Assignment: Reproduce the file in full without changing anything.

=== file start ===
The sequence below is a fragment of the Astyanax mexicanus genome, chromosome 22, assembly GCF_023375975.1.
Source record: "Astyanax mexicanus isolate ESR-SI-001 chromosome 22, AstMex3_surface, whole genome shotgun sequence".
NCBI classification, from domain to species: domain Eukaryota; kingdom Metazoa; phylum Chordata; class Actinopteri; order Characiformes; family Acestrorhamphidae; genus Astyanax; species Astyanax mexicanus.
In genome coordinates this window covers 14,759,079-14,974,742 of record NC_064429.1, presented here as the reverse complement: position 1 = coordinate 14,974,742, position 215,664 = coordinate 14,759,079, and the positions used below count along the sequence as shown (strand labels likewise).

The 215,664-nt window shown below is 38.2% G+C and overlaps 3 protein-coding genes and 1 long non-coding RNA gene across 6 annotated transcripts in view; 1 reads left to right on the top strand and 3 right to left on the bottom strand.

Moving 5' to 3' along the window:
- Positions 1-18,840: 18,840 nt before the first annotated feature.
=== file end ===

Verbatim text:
The sequence below is a fragment of the Astyanax mexicanus genome, chromosome 22, assembly GCF_023375975.1.
Source record: "Astyanax mexicanus isolate ESR-SI-001 chromosome 22, AstMex3_surface, whole genome shotgun sequence".
NCBI classification, from domain to species: domain Eukaryota; kingdom Metazoa; phylum Chordata; class Actinopteri; order Characiformes; family Acestrorhamphidae; genus Astyanax; species Astyanax mexicanus.
In genome coordinates this window covers 14,759,079-14,974,742 of record NC_064429.1, presented here as the reverse complement: position 1 = coordinate 14,974,742, position 215,664 = coordinate 14,759,079, and the positions used below count along the sequence as shown (strand labels likewise).

The 215,664-nt window shown below is 38.2% G+C and overlaps 3 protein-coding genes and 1 long non-coding RNA gene across 6 annotated transcripts in view; 1 reads left to right on the top strand and 3 right to left on the bottom strand.

Moving 5' to 3' along the window:
- Positions 1-18,840: 18,840 nt before the first annotated feature.